There's also usually a clearly defined loser in a generation, and that player has additional incentive to launch the next generation sooner than the winners.
Now, though, the costs of entering the console market are prohibitive. I keep expecting Samsung to enter the market at some point (it seems like a natural), and Apple might as well, but the potential number of new players is extremely small. So it doesn't appear that a new company is out there to drive the market forward.
It's also hard to pick out the failure in this generation. Well, that's not true, actually--Sony has failed in massive ways. An extraordinarily conservative estimate (cobbled together from their earnings statements, although there is plenty of guesswork involved) is that the PS3 has lost between 500M-1B dollars.
When I mention guesswork, though, what I mean is that the number could be much higher. If the gaming division lost 232B yen during a quarter, and the note on the earnings report is that "XYZ revenue and profit were up, but costs associated with the PS3 resulted in a net loss", it's probably safe to assume that the PS3 actually lost more than 232B, but there's no way to split it out precisely. So that 500M is absolutely the most conservative estimate imaginable, based on Sony's earnings reports.
Iif we expect the PS3 to basically sell like the 360 did in 2009 in the U.S. this year, and Microsoft isn't exactly making a killing with the 360, how do we think Sony will? Remember, Microsoft has a significant revenue stream from Live that Sony doesn't have (Sony will be introducing "Premium" PSN memberships soon, which was inevitable, but who knows what that will produce in revenue). So even when Sony outsells the 360 in Europe (to a slight degree), and dwarfs them in Japan, it's still hard to imagine Sony being more than marginally profitable (at best) from the PS3 in 2010.
That would seem to argue fairly persuasively that Sony should replace the PS3 as soon as possible, but they can't--they're in too deep. They bet their technology wad on the PS3, and even though they're still far, far underwater, they're holding on to the anchor in desperate hope that somewhere, it's attached to a boat.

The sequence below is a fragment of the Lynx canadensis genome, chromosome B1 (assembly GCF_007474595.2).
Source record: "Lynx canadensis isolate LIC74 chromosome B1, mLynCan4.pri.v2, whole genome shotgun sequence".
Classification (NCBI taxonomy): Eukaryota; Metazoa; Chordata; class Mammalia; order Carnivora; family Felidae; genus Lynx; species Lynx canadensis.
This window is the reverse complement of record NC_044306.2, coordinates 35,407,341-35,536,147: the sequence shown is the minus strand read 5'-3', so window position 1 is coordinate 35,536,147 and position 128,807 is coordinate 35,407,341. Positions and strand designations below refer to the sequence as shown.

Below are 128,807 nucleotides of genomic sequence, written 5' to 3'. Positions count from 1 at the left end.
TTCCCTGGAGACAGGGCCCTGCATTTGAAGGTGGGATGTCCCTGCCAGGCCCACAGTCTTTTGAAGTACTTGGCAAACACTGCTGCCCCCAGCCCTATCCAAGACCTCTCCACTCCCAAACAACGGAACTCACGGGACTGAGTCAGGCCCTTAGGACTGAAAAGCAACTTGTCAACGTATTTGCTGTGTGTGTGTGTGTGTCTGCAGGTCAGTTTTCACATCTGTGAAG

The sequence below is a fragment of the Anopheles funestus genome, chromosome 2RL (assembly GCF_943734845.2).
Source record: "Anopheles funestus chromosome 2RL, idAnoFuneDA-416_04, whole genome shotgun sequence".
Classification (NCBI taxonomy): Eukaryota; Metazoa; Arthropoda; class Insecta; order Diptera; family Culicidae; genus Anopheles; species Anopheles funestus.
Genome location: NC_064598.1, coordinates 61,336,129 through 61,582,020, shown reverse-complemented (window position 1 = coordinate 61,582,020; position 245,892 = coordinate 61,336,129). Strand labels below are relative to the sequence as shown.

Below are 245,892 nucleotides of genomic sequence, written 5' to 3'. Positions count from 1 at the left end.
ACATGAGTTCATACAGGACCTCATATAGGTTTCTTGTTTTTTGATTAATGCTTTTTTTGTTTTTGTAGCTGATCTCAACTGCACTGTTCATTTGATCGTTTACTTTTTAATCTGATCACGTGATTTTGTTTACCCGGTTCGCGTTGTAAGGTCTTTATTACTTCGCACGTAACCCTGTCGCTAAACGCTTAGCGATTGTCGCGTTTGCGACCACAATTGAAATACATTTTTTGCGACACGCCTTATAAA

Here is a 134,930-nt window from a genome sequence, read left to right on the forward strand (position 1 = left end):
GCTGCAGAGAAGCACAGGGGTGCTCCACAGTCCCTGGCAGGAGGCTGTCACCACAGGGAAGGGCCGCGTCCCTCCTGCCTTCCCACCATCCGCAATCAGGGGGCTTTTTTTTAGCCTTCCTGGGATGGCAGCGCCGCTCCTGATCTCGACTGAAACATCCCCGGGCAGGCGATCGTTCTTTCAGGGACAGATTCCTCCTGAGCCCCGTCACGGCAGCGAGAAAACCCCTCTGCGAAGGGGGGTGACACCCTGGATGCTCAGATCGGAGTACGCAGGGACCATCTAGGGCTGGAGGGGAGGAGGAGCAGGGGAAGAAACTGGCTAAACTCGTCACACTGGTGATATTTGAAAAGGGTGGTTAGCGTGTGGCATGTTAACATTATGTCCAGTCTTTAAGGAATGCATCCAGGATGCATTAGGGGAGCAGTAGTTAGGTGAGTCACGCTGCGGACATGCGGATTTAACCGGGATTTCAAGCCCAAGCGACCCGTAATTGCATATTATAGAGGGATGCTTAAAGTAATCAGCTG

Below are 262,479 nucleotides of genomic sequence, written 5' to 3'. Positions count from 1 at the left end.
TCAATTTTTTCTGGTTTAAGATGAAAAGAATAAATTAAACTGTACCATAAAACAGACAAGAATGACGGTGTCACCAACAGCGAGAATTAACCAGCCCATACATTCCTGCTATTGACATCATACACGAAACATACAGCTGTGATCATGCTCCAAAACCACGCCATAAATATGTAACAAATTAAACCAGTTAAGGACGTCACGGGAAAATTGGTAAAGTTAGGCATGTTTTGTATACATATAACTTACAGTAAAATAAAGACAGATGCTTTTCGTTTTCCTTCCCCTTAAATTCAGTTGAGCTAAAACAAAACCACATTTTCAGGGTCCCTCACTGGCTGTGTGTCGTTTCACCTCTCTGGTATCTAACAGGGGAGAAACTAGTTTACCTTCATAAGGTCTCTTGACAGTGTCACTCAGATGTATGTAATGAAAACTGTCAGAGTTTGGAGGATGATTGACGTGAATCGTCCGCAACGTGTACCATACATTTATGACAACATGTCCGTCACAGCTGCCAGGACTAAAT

Sony doesn't humble easily. Hell, maybe they're right. Microsoft isn't going to make them dated with a new console, because Microsoft isn't exactly printing money, either.
Plus, watever the original plan was, it all changed with the Wii.
Remember that scene in Monty Python And The Holy Grail when Tim warns Arthur and the Knights about the rabbit in the cave of Caerbannog? They ridicule Tim, and Bors goes to chop its head off.
It ends badly for Bors, obviously.
I think that rabbit is the Wiimote.
It's dead simple, isn't it? Just knock out some motion control, and it's like having a whole new console! It doubles the lifespan of a console with only a fraction of the technology costs, because it's much cheaper to develop a peripheral than a new console.
Microsoft, in particular, is counting on this, because 360 sales have essentially been flat over the last three years--not poor, but flat. Sony can argue that at $299, they have some pricing actions left (although the PS3, at the new $299 price point, is selling significantly below the levels of the $299 PS2, which must be a concern), but Microsoft is already at $199 for the Arcade unit. They just don't have that much room left. If they want to extend the console's lifespan by several years, they have to pull this rabbit out of its hat.
And hope it doesn't have huge, sharp--well, just look at the bones.